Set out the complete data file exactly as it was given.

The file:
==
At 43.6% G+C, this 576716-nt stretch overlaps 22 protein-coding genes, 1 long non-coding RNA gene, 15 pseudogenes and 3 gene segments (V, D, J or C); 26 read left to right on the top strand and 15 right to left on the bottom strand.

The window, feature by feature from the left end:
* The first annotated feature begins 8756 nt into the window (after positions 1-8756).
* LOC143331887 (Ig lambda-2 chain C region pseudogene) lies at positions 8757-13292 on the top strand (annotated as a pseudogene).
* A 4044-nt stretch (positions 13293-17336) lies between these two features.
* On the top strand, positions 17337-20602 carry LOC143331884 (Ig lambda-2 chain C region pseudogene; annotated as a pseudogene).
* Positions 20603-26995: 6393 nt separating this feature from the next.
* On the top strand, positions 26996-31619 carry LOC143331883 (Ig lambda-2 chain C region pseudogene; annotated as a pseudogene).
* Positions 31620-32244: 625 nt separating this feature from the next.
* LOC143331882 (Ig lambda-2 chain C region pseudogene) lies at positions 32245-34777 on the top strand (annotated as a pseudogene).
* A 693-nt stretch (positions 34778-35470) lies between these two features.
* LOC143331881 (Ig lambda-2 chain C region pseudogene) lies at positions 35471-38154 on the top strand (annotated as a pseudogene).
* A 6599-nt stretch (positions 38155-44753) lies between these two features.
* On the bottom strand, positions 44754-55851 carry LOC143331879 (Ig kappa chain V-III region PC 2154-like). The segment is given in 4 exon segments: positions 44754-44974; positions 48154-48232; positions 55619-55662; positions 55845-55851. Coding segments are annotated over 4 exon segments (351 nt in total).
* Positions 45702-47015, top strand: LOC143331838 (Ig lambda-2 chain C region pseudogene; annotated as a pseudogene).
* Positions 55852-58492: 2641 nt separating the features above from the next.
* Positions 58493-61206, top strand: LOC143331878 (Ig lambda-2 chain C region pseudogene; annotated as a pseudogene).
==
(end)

At 43.6% G+C, this 576716-nt stretch overlaps 22 protein-coding genes, 1 long non-coding RNA gene, 15 pseudogenes and 3 gene segments (V, D, J or C); 26 read left to right on the top strand and 15 right to left on the bottom strand.

The window, feature by feature from the left end:
* The first annotated feature begins 8756 nt into the window (after positions 1-8756).
* LOC143331887 (Ig lambda-2 chain C region pseudogene) lies at positions 8757-13292 on the top strand (annotated as a pseudogene).
* A 4044-nt stretch (positions 13293-17336) lies between these two features.
* On the top strand, positions 17337-20602 carry LOC143331884 (Ig lambda-2 chain C region pseudogene; annotated as a pseudogene).
* Positions 20603-26995: 6393 nt separating this feature from the next.
* On the top strand, positions 26996-31619 carry LOC143331883 (Ig lambda-2 chain C region pseudogene; annotated as a pseudogene).
* Positions 31620-32244: 625 nt separating this feature from the next.
* LOC143331882 (Ig lambda-2 chain C region pseudogene) lies at positions 32245-34777 on the top strand (annotated as a pseudogene).
* A 693-nt stretch (positions 34778-35470) lies between these two features.
* LOC143331881 (Ig lambda-2 chain C region pseudogene) lies at positions 35471-38154 on the top strand (annotated as a pseudogene).
* A 6599-nt stretch (positions 38155-44753) lies between these two features.
* On the bottom strand, positions 44754-55851 carry LOC143331879 (Ig kappa chain V-III region PC 2154-like). The segment is given in 4 exon segments: positions 44754-44974; positions 48154-48232; positions 55619-55662; positions 55845-55851. Coding segments are annotated over 4 exon segments (351 nt in total).
* Positions 45702-47015, top strand: LOC143331838 (Ig lambda-2 chain C region pseudogene; annotated as a pseudogene).
* Positions 55852-58492: 2641 nt separating the features above from the next.
* Positions 58493-61206, top strand: LOC143331878 (Ig lambda-2 chain C region pseudogene; annotated as a pseudogene).